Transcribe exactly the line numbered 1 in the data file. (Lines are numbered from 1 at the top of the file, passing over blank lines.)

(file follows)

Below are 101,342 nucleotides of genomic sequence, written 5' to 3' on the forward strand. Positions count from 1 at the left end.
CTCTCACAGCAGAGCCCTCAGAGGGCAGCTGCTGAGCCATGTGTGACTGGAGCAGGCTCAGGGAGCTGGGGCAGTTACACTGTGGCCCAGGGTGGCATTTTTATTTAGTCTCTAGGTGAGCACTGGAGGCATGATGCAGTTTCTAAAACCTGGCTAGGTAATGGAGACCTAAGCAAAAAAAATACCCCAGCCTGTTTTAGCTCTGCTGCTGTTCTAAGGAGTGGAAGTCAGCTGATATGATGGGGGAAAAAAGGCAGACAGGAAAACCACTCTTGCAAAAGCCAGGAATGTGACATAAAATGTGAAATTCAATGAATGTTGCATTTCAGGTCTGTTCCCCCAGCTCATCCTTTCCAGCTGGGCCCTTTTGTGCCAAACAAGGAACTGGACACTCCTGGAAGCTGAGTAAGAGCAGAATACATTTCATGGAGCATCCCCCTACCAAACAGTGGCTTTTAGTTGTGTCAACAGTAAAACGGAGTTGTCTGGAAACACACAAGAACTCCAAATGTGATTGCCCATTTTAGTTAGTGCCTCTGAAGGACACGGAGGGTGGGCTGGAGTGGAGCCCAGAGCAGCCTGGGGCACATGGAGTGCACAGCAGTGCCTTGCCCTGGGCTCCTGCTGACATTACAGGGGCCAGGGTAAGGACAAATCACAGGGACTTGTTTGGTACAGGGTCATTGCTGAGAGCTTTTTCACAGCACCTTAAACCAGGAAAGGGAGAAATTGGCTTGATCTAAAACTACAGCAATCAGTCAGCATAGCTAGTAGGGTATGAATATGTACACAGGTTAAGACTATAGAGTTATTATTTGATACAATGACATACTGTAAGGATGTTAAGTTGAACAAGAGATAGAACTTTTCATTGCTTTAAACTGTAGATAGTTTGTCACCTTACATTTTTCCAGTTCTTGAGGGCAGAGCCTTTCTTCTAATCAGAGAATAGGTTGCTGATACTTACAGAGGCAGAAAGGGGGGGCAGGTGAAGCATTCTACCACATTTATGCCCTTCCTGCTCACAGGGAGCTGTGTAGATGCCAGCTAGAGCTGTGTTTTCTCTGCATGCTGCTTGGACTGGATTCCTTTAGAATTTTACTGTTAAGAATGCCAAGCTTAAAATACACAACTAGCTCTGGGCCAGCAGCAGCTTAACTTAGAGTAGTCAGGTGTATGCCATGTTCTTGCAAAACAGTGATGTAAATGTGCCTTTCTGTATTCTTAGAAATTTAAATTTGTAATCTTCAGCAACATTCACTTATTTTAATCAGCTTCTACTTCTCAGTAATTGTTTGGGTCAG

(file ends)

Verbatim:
Below are 101,342 nucleotides of genomic sequence, written 5' to 3' on the forward strand. Positions count from 1 at the left end.